The orange level, however, recommends further restrictions. For instance, the guidance recommends that districts in the orange level discontinue sports that do not allow adequate social distancing such as football, wrestling and basketball.

The red level would close school buildings and move students to remote learning.

School officials would rely heavily on their local health departments in making decisions.

While the local health departments would look at the same indicators, the thresholds for factors such as community spread would vary from one county to the next.

Blomstedt said that last spring, closure decisions were made with little knowledge of the disease.

The coded system is an attempt to base decisions on science, he said.

Taylor Gage, a spokesman for the governor, said Thursday that back in March, when the state had very limited testing and contact tracing, the governor worked with schools to close temporarily to help contain the virus.

“Now that the state has the resources to understand where the virus is and protect our hospital capacity, we expect schools to open and operate more normally this fall,” he said.

Gage said that as in the past with flu outbreaks and other events, local school leadership will work with local health departments and the state to appropriately address coronavirus outbreaks.

“There is not a one-size-fits-all response, and we will work with schools as these events occur,” he said.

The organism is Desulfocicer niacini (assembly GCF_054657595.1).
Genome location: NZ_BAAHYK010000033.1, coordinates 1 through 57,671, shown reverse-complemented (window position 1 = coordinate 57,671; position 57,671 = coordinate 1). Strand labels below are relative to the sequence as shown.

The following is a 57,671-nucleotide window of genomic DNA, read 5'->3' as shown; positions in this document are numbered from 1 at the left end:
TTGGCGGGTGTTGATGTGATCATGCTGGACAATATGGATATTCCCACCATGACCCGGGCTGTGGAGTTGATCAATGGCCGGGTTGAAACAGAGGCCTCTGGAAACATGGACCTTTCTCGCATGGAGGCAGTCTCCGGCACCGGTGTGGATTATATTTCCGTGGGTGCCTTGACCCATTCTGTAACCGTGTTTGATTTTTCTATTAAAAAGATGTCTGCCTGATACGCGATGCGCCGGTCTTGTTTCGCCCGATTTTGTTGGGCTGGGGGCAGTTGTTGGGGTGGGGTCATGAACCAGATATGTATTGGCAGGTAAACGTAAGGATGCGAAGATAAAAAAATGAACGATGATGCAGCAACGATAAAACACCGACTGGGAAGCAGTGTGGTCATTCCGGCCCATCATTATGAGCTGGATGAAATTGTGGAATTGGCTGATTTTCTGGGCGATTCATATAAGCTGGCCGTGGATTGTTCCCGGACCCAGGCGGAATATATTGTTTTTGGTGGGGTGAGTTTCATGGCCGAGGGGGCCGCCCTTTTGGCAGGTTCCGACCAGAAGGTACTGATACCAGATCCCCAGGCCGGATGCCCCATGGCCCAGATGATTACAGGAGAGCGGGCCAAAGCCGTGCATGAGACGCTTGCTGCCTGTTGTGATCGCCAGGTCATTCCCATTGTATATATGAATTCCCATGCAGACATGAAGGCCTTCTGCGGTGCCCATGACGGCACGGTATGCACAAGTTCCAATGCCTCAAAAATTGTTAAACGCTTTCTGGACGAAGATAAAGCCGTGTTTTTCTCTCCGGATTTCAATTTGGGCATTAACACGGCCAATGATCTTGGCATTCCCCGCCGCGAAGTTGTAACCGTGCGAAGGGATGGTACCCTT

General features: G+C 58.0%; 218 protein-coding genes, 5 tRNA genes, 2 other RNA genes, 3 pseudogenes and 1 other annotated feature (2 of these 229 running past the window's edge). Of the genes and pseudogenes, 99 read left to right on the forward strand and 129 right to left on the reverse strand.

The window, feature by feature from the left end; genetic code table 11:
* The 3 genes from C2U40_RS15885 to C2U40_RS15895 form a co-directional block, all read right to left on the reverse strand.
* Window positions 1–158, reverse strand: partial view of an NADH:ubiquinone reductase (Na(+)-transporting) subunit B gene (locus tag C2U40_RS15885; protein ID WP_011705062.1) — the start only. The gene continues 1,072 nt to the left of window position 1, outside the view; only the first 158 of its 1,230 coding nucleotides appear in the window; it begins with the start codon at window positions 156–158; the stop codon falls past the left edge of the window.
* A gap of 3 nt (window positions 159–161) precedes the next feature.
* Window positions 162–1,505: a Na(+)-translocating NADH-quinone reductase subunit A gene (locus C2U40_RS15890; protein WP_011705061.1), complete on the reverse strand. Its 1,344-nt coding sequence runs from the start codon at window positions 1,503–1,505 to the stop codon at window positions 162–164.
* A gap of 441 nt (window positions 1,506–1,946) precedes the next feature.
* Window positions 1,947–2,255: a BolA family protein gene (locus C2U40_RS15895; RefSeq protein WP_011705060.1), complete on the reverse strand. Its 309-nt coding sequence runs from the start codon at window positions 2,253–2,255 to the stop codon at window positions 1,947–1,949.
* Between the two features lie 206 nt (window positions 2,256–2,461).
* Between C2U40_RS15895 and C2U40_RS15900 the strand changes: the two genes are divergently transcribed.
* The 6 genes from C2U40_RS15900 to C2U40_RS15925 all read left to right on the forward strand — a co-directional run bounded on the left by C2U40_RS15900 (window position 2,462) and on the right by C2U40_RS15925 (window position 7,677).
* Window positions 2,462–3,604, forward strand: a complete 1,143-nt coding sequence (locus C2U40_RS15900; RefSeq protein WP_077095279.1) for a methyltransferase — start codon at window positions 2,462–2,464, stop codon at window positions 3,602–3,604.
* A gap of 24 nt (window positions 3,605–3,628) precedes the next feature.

Even before school starts next month some young people engaged in practices for fall activities have tested positive.

Nichole Niebur of Omaha wonders whether schools can keep the virus from spreading once kids convene in school buildings.

Her daughter, Emilie, a sophomore at Omaha Burke High School and a newly minted member of the dance team, received a positive test result July 8 for COVID-19 in spite of social distancing, health questionnaires and temperature checks at practices. She spent some time outdoors at the school track and some time indoors at a dance studio.

“Four days of two-hour practices with 18 girls … and my daughter gets COVID,” she said. “That’s how quickly and how easily this spread.”

Hers is one of a number of reported cases the Douglas County Health Department has received in recent weeks among sports teams and other groups that have resumed games, practices and rehearsals.

Niebur said her daughter’s symptoms have been relatively mild. But by mid-week, she’d had fevers for 11 days.

Niebur said Burke usually has more than 2,000 students, which will be cut to about 1,000 on a daily basis with the Omaha school district’s 3/2 plan. But that’s still a lot of people, particularly during passing periods. Niebur previously taught at Burke but is switching to a different district this year.

World-Herald staff writers Julie Anderson and Emily Nitcher contributed to this report.

Our best staff photos from July



joe.dejka@owh.com, 402-444-1077

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Joe covers education for The World-Herald, focusing on pre-kindergarten through high school. Phone: 402-444-1077.

Emily covers K-12 education, including Omaha Public Schools. Previously, Emily covered local government and the Nebraska Legislature for The World-Herald. Follow her on Twitter @emily_nitcher. Phone: 402-444-1192.

Julie Anderson is a medical reporter for The World-Herald. She covers health care and health care trends and developments, including hospitals, research and treatments. Follow her on Twitter @JulieAnderson41. Phone: 402-444-1066.